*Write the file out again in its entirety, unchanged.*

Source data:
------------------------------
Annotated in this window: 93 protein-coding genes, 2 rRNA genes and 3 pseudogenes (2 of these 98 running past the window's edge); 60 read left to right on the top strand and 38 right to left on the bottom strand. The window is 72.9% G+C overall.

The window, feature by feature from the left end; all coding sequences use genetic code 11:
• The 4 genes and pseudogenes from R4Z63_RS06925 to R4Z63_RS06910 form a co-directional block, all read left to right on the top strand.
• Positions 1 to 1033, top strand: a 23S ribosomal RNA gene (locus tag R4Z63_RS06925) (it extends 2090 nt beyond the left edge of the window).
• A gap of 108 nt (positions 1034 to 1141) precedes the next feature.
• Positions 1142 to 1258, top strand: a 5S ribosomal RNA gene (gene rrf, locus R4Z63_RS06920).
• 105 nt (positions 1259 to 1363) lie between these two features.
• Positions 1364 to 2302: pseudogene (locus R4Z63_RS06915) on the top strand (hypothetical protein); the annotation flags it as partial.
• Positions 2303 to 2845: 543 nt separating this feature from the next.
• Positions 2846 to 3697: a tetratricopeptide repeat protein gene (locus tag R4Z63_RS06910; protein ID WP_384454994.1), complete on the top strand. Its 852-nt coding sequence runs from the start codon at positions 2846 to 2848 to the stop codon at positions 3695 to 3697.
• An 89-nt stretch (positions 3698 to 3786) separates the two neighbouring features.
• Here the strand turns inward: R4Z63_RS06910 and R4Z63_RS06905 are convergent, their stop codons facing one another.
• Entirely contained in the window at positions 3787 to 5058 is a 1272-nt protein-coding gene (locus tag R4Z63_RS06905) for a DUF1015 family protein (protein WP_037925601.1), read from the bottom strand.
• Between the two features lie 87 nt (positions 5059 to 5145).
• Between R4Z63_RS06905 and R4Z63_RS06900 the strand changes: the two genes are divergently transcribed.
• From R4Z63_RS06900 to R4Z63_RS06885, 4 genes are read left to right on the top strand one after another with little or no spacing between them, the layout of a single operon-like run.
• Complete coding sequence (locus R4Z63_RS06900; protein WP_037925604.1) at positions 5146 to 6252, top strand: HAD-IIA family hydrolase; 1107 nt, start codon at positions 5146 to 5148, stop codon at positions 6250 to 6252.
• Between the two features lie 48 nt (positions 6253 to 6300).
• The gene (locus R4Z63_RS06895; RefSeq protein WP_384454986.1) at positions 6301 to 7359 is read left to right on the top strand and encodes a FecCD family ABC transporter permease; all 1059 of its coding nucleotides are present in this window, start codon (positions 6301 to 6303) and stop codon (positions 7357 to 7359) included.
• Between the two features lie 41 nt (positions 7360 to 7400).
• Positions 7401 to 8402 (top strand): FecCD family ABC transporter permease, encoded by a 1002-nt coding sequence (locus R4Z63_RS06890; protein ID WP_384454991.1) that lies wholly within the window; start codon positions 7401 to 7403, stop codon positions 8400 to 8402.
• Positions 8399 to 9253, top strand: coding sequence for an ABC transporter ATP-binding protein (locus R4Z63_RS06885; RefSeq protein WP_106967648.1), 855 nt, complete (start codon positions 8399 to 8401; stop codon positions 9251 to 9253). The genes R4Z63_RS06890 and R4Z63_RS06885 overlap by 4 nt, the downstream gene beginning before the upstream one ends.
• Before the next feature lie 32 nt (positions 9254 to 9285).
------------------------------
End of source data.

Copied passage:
Annotated in this window: 93 protein-coding genes, 2 rRNA genes and 3 pseudogenes (2 of these 98 running past the window's edge); 60 read left to right on the top strand and 38 right to left on the bottom strand. The window is 72.9% G+C overall.

The window, feature by feature from the left end; all coding sequences use genetic code 11:
• The 4 genes and pseudogenes from R4Z63_RS06925 to R4Z63_RS06910 form a co-directional block, all read left to right on the top strand.
• Positions 1 to 1033, top strand: a 23S ribosomal RNA gene (locus tag R4Z63_RS06925) (it extends 2090 nt beyond the left edge of the window).
• A gap of 108 nt (positions 1034 to 1141) precedes the next feature.
• Positions 1142 to 1258, top strand: a 5S ribosomal RNA gene (gene rrf, locus R4Z63_RS06920).
• 105 nt (positions 1259 to 1363) lie between these two features.
• Positions 1364 to 2302: pseudogene (locus R4Z63_RS06915) on the top strand (hypothetical protein); the annotation flags it as partial.
• Positions 2303 to 2845: 543 nt separating this feature from the next.
• Positions 2846 to 3697: a tetratricopeptide repeat protein gene (locus tag R4Z63_RS06910; protein ID WP_384454994.1), complete on the top strand. Its 852-nt coding sequence runs from the start codon at positions 2846 to 2848 to the stop codon at positions 3695 to 3697.
• An 89-nt stretch (positions 3698 to 3786) separates the two neighbouring features.
• Here the strand turns inward: R4Z63_RS06910 and R4Z63_RS06905 are convergent, their stop codons facing one another.
• Entirely contained in the window at positions 3787 to 5058 is a 1272-nt protein-coding gene (locus tag R4Z63_RS06905) for a DUF1015 family protein (protein WP_037925601.1), read from the bottom strand.
• Between the two features lie 87 nt (positions 5059 to 5145).
• Between R4Z63_RS06905 and R4Z63_RS06900 the strand changes: the two genes are divergently transcribed.
• From R4Z63_RS06900 to R4Z63_RS06885, 4 genes are read left to right on the top strand one after another with little or no spacing between them, the layout of a single operon-like run.
• Complete coding sequence (locus R4Z63_RS06900; protein WP_037925604.1) at positions 5146 to 6252, top strand: HAD-IIA family hydrolase; 1107 nt, start codon at positions 5146 to 5148, stop codon at positions 6250 to 6252.
• Between the two features lie 48 nt (positions 6253 to 6300).
• The gene (locus R4Z63_RS06895; RefSeq protein WP_384454986.1) at positions 6301 to 7359 is read left to right on the top strand and encodes a FecCD family ABC transporter permease; all 1059 of its coding nucleotides are present in this window, start codon (positions 6301 to 6303) and stop codon (positions 7357 to 7359) included.
• Between the two features lie 41 nt (positions 7360 to 7400).
• Positions 7401 to 8402 (top strand): FecCD family ABC transporter permease, encoded by a 1002-nt coding sequence (locus R4Z63_RS06890; protein ID WP_384454991.1) that lies wholly within the window; start codon positions 7401 to 7403, stop codon positions 8400 to 8402.
• Positions 8399 to 9253, top strand: coding sequence for an ABC transporter ATP-binding protein (locus R4Z63_RS06885; RefSeq protein WP_106967648.1), 855 nt, complete (start codon positions 8399 to 8401; stop codon positions 9251 to 9253). The genes R4Z63_RS06890 and R4Z63_RS06885 overlap by 4 nt, the downstream gene beginning before the upstream one ends.
• Before the next feature lie 32 nt (positions 9254 to 9285).